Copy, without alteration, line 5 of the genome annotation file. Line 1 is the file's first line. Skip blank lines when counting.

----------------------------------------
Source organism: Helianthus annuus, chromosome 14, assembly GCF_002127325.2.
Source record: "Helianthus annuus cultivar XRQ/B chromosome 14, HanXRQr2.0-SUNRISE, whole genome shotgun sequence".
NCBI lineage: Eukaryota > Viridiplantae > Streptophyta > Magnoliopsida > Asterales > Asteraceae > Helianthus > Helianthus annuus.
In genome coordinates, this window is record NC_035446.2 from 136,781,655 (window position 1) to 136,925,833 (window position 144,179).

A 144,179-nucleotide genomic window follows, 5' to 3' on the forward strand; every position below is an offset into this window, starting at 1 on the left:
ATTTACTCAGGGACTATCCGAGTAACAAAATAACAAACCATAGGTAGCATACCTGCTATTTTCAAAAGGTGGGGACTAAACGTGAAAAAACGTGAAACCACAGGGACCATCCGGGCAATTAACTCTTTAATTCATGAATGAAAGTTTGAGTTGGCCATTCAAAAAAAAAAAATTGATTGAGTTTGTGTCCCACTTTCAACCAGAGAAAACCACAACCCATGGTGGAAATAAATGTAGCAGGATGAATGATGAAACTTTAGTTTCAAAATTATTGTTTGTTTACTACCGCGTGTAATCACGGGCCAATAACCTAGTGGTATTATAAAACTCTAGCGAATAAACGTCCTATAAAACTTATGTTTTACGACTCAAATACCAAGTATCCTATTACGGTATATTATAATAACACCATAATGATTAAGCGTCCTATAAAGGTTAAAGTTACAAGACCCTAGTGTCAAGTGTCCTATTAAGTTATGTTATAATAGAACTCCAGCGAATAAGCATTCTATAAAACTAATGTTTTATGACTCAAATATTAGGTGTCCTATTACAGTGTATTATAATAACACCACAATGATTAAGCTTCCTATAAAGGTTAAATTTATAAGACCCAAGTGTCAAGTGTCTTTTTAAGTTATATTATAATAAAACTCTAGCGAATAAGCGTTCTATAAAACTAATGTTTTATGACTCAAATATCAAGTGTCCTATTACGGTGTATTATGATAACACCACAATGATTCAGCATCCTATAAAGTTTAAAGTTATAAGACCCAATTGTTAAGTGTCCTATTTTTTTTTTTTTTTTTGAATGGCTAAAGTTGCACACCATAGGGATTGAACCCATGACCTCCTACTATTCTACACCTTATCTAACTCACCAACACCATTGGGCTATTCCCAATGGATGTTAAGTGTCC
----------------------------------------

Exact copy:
A 144,179-nucleotide genomic window follows, 5' to 3' on the forward strand; every position below is an offset into this window, starting at 1 on the left: